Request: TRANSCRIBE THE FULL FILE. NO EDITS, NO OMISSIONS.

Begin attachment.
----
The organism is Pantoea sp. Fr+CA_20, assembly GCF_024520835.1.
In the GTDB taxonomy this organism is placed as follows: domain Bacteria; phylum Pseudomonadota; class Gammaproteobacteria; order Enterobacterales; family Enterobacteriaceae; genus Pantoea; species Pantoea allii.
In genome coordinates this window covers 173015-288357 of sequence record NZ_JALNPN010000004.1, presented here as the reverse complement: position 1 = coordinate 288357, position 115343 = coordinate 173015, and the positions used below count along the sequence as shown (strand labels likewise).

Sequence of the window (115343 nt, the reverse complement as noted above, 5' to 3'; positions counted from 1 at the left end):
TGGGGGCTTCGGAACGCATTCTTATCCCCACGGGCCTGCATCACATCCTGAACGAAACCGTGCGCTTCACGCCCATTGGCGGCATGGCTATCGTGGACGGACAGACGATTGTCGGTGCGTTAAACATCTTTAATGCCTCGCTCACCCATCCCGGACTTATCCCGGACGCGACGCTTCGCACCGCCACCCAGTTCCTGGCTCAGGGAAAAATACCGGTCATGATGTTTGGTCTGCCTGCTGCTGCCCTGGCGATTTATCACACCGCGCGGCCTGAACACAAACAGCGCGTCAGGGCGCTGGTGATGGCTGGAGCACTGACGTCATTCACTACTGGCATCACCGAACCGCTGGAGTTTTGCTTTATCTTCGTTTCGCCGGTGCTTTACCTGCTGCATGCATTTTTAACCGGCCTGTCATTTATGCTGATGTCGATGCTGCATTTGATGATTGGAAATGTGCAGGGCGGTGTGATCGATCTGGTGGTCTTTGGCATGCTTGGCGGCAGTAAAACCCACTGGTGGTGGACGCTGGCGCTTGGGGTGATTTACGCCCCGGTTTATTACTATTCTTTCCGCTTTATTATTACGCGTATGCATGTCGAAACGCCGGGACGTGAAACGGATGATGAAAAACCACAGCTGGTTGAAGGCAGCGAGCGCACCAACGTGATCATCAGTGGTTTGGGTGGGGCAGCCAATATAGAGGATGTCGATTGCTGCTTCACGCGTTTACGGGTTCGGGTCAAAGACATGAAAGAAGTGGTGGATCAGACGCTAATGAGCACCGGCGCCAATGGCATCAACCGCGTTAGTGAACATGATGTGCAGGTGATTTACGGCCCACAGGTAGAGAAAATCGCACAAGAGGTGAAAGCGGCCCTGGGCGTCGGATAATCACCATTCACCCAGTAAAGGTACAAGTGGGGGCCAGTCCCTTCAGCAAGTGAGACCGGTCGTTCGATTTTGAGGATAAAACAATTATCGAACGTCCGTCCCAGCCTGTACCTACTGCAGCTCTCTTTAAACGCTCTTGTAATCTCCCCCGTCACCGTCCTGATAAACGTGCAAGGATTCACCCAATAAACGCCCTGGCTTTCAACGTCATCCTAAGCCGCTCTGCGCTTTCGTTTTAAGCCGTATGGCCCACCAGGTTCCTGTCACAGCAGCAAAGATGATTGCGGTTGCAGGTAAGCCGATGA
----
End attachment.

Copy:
The organism is Pantoea sp. Fr+CA_20, assembly GCF_024520835.1.
In the GTDB taxonomy this organism is placed as follows: domain Bacteria; phylum Pseudomonadota; class Gammaproteobacteria; order Enterobacterales; family Enterobacteriaceae; genus Pantoea; species Pantoea allii.
In genome coordinates this window covers 173015-288357 of sequence record NZ_JALNPN010000004.1, presented here as the reverse complement: position 1 = coordinate 288357, position 115343 = coordinate 173015, and the positions used below count along the sequence as shown (strand labels likewise).

Sequence of the window (115343 nt, the reverse complement as noted above, 5' to 3'; positions counted from 1 at the left end):
TGGGGGCTTCGGAACGCATTCTTATCCCCACGGGCCTGCATCACATCCTGAACGAAACCGTGCGCTTCACGCCCATTGGCGGCATGGCTATCGTGGACGGACAGACGATTGTCGGTGCGTTAAACATCTTTAATGCCTCGCTCACCCATCCCGGACTTATCCCGGACGCGACGCTTCGCACCGCCACCCAGTTCCTGGCTCAGGGAAAAATACCGGTCATGATGTTTGGTCTGCCTGCTGCTGCCCTGGCGATTTATCACACCGCGCGGCCTGAACACAAACAGCGCGTCAGGGCGCTGGTGATGGCTGGAGCACTGACGTCATTCACTACTGGCATCACCGAACCGCTGGAGTTTTGCTTTATCTTCGTTTCGCCGGTGCTTTACCTGCTGCATGCATTTTTAACCGGCCTGTCATTTATGCTGATGTCGATGCTGCATTTGATGATTGGAAATGTGCAGGGCGGTGTGATCGATCTGGTGGTCTTTGGCATGCTTGGCGGCAGTAAAACCCACTGGTGGTGGACGCTGGCGCTTGGGGTGATTTACGCCCCGGTTTATTACTATTCTTTCCGCTTTATTATTACGCGTATGCATGTCGAAACGCCGGGACGTGAAACGGATGATGAAAAACCACAGCTGGTTGAAGGCAGCGAGCGCACCAACGTGATCATCAGTGGTTTGGGTGGGGCAGCCAATATAGAGGATGTCGATTGCTGCTTCACGCGTTTACGGGTTCGGGTCAAAGACATGAAAGAAGTGGTGGATCAGACGCTAATGAGCACCGGCGCCAATGGCATCAACCGCGTTAGTGAACATGATGTGCAGGTGATTTACGGCCCACAGGTAGAGAAAATCGCACAAGAGGTGAAAGCGGCCCTGGGCGTCGGATAATCACCATTCACCCAGTAAAGGTACAAGTGGGGGCCAGTCCCTTCAGCAAGTGAGACCGGTCGTTCGATTTTGAGGATAAAACAATTATCGAACGTCCGTCCCAGCCTGTACCTACTGCAGCTCTCTTTAAACGCTCTTGTAATCTCCCCCGTCACCGTCCTGATAAACGTGCAAGGATTCACCCAATAAACGCCCTGGCTTTCAACGTCATCCTAAGCCGCTCTGCGCTTTCGTTTTAAGCCGTATGGCCCACCAGGTTCCTGTCACAGCAGCAAAGATGATTGCGGTTGCAGGTAAGCCGATGA